So the cur­rent cri­sis was caused by a toxic com­bi­na­tion of bad reg­u­la­tions, which encour­aged banks to make ques­tion­able loans, no reg­u­la­tions, which allowed them to foist those bad mort­gages on the rest of the econ­omy, and com­pli­cated reg­u­la­tions, which have removed at least one rem­edy from the finan­cial industry’s med­i­cine kit. If a new regime of reg­u­la­tion is to put any­one back to work other than lawyers, you can­not just layer on addi­tional regulations.

There­fore, let me sug­gest two prin­ci­ples which should guide Pres­i­dent Obama’s reg­u­la­tory proposals:

1. You can­not improve or reg­u­late the way the mar­ket sys­tem works, but most of the world econ­omy oper­ates in a bas­tardised form of mar­ket sys­tem where psy­chol­ogy and pol­i­tics, insti­tu­tion­al­ized by the exist­ing struc­ture of the econ­omy, alter the way the mar­ket func­tions. It is on the inter­face of mar­ket forces and exist­ing insti­tu­tions that real reform can be acheived and that’s where reform ought to be focused.

For instance, an ideal mar­ket requires the seller to take pes­onal respon­si­bil­ity for his prod­uct. That is pre­cisely what Wall Street stopped doing many years ago. Per­haps the most hor­ri­fy­ing aspect to the cur­rent cri­sis are the emails that have sur­faced in promi­nent invest­ment banks and rat­ing agen­cies where the writ­ers acknowl­edge that the prod­uct they’re sell­ing is rub­bish and express the hope that they will have dumped it on some sucker and col­lected their bonuses before it blows up.

The solu­tion is sug­gested by the prob­lem itself. Make invest­ment banks take most of its fee in the secu­ritries they have designed and mar­keted. Pre­vent them from sell­ing these secu­ri­ties until the matu­rity of the instru­ment (or in the case of equi­ties, a long enough period to cover any inher­ent flaws in the secu­rity itself). These should be put in an account on behalf of the then cur­rent employ­ees of the bank. Let invest­ment bankers earn a good income, but not the sort that allows them to retire as megamil­lion­aires in their 30s. Instead, let their per­sonal eco­nomic future depend on the health of the secu­ri­ties they have shoved down the throat of investors. It is a pretty good bet that the qual­ity of aver­age secu­rity com­ing out of Wall Street will be vastly improved.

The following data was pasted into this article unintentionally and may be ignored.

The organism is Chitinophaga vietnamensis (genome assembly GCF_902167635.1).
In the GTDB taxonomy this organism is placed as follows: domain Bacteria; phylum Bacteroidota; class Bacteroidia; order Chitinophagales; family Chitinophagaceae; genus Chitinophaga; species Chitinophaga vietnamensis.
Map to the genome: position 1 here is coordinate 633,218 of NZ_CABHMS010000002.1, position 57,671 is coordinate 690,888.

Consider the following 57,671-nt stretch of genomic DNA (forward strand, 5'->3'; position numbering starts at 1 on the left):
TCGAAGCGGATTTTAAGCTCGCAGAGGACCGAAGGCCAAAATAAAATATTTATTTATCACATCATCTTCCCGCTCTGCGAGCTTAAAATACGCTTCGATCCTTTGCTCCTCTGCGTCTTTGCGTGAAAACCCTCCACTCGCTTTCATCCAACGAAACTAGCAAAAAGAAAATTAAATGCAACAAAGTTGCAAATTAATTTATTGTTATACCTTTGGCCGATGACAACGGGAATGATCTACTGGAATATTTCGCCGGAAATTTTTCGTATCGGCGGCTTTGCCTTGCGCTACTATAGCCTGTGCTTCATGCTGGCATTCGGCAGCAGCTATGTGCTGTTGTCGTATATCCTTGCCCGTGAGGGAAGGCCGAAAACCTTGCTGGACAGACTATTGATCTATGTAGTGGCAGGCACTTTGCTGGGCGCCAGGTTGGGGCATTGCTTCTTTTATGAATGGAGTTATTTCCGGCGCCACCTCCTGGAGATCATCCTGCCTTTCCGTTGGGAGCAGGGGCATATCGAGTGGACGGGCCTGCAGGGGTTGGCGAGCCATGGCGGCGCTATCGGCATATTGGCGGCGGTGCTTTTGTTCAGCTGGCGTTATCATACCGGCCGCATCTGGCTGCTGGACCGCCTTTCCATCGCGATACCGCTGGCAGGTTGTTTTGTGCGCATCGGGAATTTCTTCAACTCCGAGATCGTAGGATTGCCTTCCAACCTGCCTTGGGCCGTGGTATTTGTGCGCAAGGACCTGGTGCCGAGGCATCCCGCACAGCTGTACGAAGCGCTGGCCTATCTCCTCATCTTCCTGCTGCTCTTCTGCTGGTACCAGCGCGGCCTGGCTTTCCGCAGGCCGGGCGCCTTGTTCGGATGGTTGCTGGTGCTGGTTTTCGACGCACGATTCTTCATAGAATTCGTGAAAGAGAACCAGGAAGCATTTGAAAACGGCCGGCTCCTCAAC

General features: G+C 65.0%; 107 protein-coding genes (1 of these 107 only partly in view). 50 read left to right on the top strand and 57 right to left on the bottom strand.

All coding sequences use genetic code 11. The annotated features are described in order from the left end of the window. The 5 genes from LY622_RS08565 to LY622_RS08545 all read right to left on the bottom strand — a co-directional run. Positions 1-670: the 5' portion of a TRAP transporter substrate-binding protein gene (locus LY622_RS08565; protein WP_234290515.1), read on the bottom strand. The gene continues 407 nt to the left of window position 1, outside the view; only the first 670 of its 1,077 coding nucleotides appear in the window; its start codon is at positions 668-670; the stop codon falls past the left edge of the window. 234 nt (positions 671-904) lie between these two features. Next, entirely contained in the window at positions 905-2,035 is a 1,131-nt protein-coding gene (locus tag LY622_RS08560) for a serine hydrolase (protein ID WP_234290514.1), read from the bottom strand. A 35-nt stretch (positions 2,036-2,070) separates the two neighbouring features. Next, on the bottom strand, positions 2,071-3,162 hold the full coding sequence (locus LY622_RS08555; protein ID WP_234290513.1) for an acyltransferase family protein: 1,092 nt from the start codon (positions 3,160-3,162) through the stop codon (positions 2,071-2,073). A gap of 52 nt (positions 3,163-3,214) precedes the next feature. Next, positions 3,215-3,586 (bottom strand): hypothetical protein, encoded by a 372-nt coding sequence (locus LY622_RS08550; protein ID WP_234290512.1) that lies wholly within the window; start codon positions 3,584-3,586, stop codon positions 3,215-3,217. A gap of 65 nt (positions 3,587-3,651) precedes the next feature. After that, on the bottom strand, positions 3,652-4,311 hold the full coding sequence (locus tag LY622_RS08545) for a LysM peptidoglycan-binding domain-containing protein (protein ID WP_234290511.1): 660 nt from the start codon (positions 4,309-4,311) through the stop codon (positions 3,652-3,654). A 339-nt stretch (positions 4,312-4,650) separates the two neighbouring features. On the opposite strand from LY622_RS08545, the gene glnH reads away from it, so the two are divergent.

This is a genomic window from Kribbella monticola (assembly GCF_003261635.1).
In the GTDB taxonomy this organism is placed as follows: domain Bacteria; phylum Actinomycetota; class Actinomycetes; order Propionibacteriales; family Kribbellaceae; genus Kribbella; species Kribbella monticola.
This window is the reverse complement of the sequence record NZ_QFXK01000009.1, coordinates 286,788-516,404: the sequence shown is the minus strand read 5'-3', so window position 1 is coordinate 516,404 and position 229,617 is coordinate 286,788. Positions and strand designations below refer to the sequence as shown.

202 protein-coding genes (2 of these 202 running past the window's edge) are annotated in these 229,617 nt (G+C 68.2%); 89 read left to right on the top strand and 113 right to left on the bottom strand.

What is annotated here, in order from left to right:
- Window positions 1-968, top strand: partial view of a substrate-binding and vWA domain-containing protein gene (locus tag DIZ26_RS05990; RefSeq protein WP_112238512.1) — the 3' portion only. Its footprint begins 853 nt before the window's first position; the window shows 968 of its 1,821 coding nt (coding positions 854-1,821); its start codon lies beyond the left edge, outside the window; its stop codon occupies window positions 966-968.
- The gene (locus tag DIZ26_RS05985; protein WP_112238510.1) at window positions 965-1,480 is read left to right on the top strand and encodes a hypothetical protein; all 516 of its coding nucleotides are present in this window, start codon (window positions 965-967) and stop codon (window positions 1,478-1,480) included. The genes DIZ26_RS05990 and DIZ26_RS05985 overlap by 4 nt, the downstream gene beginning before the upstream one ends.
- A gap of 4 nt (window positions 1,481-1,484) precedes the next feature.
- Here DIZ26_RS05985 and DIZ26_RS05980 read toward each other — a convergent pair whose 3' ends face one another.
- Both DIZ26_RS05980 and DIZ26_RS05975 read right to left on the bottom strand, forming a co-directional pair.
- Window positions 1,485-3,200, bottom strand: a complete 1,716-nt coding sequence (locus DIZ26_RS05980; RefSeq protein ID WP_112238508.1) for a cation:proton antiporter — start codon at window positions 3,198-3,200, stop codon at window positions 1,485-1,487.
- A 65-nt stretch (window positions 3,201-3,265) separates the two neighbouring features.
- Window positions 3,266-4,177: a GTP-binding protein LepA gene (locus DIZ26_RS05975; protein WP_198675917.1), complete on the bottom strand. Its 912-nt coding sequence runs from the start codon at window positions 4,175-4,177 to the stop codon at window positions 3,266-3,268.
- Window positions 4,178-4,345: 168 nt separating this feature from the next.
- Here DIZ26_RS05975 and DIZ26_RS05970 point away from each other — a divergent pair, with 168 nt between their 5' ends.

2. The immor­tal Roman ques­tion, “Quis cus­todiet cus­todes?” (“Who will watch the watch­dogs?”) should never leave Pres­i­dent Obama’s con­scious­ness. Too many laws are reg­u­la­tions of the peo­ple, by the lawyers and for the lawyers.  Ide­ally, laws should be designed by mechan­i­cal engi­neers, or at least peo­ple who share that discipline’s goal of design­ing the sim­plest solu­tion to the prob­lem at hand. Lawyers, on the other hand, profit by pro­mot­ing reg­u­la­tions so com­plex that you need to hire a lawyer to inter­pret them.

The place to start here is to reform Civil Ser­vice and allow elected offi­cials to impose some degree of dis­ci­pline on the Fed­eral bureau­cracy, some­times called the “per­ma­nent gov­ern­ment.” In his new book “Pres­i­den­tial Com­mand,” Peter Rod­man exam­ines the efforts of every Pres­i­dent since Richard Nixon to con­trol his own for­eign pol­icy and finds that every Admin­is­tra­tion has been stymied by the State Depart­ment bureau­cracy. Although Rodman’s book focuses on for­eign pol­icy, the same phe­nom­ena can be found through­out the gov­ern­ment. Per­haps the most dis­turb­ing rev­e­la­tion of the Bernard Mad­off affair is that although many com­plaints about him have been filed with the SEC for the last fif­teen years, the staff never referred the mat­ter up to the polit­i­cal deci­sion­mak­ers, mean­ing either that the staff is incom­pe­tent or corrupt.

If the Pres­i­dent can make the reg­u­la­tory sys­tem more user friendly and respon­sive, that would be change we can all believe in.

Click here for Tom Berner’s bio

Posted in: economy, Finance, Law, Politics, Public Policy, REGULATION, Regulatory Reform, Tom Berner